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Puffer Pathology: Stress table

Listed below are some of the more obvious signs of stress.  Please take into consideration that some fish are different than others behavior-wise, even when of the same species.  Let's face it, puffers can be rather peculiar at times!  If you've been around fish long enough, you may share my opinion that some actually have a sort of "personality".
 
 
 

Some signs of stress in pufferfish
Constantly swimming up and down the sides of the tank
The puffer may be trying to flee an unfavorable water condition.  Check all water parameters. 
  The puffer may feel threatened due to predation or lack of cover.  Check interaction with the other fish, or provide appropriate cover.
  The puffer may simply be exhibiting a "caged animal" response to the tank.  No need to worry if it is still eating and otherwise healthy.
  The puffer may be ill.  Check for signs of ick or other disease.
Dull or otherwise uncharacteristic colors for its species
Check the water quality.  Dull color usually indicates a lack of salt* (esp. in T. fluviatilis and T. nigroviridis).  *only in species that tolerate salt.
  This may be due to poor nutrition.  Find out what your puffer eats and vary its diet accordingly. Be certain of the quality of its food. 
  The puffer may be ill.  Check for signs of ick or other disease.
  In T. fluviatilis and T. nigroviridis, dull dorsal coloration is often an indicator of the need for increased salinity.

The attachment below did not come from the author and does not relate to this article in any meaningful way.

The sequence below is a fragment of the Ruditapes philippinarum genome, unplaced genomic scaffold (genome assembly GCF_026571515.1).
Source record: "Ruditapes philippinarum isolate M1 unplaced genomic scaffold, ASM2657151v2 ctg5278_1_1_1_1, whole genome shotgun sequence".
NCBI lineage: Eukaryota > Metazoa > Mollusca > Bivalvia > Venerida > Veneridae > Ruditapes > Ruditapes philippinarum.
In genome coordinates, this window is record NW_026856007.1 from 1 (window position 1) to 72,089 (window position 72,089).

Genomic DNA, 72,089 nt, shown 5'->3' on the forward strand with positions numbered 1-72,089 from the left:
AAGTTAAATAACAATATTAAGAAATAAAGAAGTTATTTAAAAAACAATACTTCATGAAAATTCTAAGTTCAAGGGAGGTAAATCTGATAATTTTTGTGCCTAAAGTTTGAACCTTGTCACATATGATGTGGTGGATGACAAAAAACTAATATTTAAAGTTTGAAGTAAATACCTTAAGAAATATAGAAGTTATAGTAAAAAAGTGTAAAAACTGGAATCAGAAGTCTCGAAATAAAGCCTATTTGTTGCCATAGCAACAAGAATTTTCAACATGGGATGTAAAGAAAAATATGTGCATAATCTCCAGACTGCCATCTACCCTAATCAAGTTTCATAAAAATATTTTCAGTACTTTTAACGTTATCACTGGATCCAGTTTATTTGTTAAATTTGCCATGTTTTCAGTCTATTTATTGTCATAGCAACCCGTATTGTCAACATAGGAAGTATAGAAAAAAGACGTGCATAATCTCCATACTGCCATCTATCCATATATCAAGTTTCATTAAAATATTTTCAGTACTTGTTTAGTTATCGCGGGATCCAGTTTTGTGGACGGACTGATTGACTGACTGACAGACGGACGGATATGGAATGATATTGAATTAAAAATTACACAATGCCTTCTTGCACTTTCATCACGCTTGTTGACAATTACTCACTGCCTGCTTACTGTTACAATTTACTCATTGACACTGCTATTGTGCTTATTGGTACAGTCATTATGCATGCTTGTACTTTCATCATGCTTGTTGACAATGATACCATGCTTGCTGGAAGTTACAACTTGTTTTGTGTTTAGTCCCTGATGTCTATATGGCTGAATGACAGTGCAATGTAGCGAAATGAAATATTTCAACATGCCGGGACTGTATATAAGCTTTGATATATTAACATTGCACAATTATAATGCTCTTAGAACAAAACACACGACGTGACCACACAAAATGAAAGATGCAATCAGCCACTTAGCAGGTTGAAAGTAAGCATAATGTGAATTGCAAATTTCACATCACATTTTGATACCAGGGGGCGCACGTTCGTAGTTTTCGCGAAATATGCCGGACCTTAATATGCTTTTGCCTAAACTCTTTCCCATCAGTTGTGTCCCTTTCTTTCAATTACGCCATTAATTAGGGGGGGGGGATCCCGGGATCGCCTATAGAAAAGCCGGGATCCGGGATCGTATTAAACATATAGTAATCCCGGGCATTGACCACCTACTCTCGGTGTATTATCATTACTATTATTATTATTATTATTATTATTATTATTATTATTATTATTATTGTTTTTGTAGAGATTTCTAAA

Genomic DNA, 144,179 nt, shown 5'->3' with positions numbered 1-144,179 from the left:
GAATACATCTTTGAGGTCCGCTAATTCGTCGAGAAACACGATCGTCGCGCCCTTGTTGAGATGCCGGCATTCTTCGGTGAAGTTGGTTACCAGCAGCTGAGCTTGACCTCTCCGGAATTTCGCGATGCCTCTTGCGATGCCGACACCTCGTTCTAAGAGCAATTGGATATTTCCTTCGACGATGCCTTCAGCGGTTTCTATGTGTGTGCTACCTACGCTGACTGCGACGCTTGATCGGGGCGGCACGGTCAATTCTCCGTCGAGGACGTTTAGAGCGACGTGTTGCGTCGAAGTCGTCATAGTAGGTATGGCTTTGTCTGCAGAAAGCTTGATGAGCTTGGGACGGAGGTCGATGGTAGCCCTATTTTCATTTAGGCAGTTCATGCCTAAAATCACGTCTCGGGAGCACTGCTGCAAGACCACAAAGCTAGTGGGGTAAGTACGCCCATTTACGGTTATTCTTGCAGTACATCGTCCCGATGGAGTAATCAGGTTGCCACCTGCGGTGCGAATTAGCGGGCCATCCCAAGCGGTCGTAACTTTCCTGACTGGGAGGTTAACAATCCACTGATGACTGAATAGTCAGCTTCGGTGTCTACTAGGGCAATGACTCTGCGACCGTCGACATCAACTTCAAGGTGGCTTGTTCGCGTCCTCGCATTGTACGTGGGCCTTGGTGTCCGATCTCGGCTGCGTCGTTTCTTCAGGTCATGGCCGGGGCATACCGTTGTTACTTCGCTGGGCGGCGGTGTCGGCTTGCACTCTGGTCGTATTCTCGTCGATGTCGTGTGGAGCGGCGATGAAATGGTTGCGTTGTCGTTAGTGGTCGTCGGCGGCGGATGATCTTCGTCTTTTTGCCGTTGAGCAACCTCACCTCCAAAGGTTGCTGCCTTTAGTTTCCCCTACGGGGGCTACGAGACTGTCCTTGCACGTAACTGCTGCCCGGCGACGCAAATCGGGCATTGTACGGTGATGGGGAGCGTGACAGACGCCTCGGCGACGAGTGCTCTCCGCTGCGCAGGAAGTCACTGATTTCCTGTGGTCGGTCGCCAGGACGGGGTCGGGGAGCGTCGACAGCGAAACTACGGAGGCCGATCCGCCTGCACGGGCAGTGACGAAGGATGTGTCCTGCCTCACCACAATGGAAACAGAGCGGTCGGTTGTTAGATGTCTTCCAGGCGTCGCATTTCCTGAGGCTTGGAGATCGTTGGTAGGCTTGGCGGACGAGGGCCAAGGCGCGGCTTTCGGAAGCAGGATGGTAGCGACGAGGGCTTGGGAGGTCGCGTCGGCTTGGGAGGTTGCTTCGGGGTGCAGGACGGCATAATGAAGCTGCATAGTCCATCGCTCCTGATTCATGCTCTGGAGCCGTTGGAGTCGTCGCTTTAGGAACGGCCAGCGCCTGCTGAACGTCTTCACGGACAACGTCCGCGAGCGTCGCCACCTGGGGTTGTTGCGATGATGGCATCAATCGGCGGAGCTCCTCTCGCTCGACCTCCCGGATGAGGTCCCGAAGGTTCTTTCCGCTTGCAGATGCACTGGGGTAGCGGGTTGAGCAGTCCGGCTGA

Stomach discoloration (such as spots, rings, or graying)
*this is usually only applicable in species with white stomach regions.
Some puffers exhibit a grey "line" between their dorsal coloration and white underbelly.  This is a stress line and may be temporary.  If it persists, or turns into spots or rings for a long period of time (a day ), then it becomes significant.  Check all water parameters, as this is usually an indicator of undesirable conditions.  Rings on the belly are especially bad.  Salinity is usually the cause of rings.  Check for disease
Acting timid or hiding
This is a very general behavior and should you suspect this is the case, monitor your fish for a few days.  It could be that your puffer is just taking an egress in the cover you've provided it.  If this continues, and it's not the normal behavior for your fish, check the water parameters and possible disease.  Puffers who hide constantly (that never did before) are feeling weak or threatened.  You may want to observe the respiration of the puff to make sure its gills are working properly.

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